There can never be equality of opportunity in a land where class is labeled in language. Let's hope that the bilingual boondoggle never does find more than one percent of those who "need" it. Gonzalez and Masiez will still be all right (it isn't for success that they get paid), and legions of new Americans may escape lives of involuntary servitude.
Gschmrubbers Appraised to be Good
We're happy to report, at last, a faint signal from Glassboro's very own epical, capital ship for an ocean trip, the recommisioned Bulgarian trawler, Gschmrub, now the flagship* of our latest bold, innovative thrust into the stormy sea of excellence in teacher-training. Well, the signal isn't actually from the Gschmrub, which has maintained a prudent radio silence since last year's one transmission calling for would-be excellent teacher-trainees who had gotten through all their remedial courses, but it is about the Gschmrub. It's from the "Trustees Visiting Committee," which must have lost its apostrophe in an offshore gale.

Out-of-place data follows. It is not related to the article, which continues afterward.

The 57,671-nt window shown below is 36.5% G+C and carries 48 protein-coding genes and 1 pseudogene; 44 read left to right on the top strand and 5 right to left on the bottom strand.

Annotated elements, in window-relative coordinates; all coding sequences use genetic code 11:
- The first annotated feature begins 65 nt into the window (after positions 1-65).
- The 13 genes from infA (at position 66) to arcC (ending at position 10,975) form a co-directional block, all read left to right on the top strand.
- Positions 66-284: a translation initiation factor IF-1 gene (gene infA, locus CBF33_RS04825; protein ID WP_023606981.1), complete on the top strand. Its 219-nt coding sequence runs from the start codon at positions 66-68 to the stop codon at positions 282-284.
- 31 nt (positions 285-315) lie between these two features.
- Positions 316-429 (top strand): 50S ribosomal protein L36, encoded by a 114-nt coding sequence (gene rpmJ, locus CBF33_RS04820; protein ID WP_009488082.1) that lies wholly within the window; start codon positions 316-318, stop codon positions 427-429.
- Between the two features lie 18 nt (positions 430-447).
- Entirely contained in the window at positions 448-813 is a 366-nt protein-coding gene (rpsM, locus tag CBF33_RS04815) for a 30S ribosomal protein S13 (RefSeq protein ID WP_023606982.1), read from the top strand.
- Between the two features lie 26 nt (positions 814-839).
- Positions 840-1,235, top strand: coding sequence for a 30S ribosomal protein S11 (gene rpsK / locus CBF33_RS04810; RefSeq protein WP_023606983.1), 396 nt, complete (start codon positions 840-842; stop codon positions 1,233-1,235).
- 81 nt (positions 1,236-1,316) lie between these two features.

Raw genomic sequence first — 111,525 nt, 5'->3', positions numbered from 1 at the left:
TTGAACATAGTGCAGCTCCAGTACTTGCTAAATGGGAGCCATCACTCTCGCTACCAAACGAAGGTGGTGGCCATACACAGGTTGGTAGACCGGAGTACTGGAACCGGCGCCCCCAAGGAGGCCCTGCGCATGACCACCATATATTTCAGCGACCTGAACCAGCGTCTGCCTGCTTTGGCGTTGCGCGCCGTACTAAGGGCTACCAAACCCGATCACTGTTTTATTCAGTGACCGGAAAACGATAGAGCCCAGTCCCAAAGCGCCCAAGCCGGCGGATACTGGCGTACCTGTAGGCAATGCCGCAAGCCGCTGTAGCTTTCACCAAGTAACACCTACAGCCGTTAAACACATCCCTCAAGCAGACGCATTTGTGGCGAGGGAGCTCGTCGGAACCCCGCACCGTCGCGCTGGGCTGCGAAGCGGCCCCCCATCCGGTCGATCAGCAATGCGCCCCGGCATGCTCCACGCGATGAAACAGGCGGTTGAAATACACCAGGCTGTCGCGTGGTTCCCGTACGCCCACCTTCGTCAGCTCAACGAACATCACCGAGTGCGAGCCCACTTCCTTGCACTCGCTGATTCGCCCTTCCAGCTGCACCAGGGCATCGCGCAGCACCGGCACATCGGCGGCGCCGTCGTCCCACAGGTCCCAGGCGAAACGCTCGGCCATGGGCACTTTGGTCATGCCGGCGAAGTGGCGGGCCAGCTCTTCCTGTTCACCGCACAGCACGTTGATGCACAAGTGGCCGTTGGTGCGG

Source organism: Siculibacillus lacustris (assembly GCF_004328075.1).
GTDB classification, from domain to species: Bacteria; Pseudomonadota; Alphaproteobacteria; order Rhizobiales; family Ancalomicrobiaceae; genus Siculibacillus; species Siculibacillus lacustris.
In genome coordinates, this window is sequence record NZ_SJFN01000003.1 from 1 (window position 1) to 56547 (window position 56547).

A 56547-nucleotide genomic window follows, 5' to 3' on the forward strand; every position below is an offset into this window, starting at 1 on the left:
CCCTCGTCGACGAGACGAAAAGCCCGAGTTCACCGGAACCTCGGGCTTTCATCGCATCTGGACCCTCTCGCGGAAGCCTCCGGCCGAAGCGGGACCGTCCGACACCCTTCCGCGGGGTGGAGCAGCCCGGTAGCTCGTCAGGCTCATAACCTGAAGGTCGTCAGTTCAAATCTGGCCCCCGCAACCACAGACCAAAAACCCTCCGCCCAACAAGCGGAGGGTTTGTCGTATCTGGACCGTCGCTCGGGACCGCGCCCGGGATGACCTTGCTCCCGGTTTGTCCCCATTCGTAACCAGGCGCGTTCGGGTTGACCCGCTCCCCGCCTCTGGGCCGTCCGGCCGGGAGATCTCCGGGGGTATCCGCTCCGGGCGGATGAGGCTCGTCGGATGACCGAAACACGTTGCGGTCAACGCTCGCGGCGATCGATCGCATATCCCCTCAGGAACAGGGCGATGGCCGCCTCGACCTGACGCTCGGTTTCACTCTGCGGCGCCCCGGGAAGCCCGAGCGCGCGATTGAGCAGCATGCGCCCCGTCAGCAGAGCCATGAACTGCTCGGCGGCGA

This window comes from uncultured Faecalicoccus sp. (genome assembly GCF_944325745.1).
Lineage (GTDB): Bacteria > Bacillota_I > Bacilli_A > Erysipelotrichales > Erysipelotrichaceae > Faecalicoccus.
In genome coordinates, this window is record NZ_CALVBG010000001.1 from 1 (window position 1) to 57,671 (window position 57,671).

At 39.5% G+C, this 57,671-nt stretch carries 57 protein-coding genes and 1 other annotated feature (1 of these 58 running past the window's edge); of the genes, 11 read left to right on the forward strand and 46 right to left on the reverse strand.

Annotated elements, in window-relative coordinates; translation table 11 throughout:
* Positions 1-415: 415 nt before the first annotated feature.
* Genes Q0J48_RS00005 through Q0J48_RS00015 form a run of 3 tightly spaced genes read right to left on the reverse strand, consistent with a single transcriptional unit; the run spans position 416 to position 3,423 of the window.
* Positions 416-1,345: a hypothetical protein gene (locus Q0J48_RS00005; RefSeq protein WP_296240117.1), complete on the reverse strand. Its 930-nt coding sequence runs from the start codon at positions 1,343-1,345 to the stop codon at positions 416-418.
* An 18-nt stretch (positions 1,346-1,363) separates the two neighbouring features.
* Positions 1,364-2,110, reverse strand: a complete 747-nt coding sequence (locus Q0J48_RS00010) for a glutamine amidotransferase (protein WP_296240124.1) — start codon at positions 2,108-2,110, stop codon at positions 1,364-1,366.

The TVC's report includes no list of members, and it's not going to be easy to track them down. They say of themselves only that they don't have "a detailed grasp of the context in which the College operates" and that they "do not know the full meaning and consequences attendant to [sic] the resolution of the issues." While that does explain why these people were given the task of assessing our epical teacher-training program, it doesn't help us in trying to guess which trustees did the deed.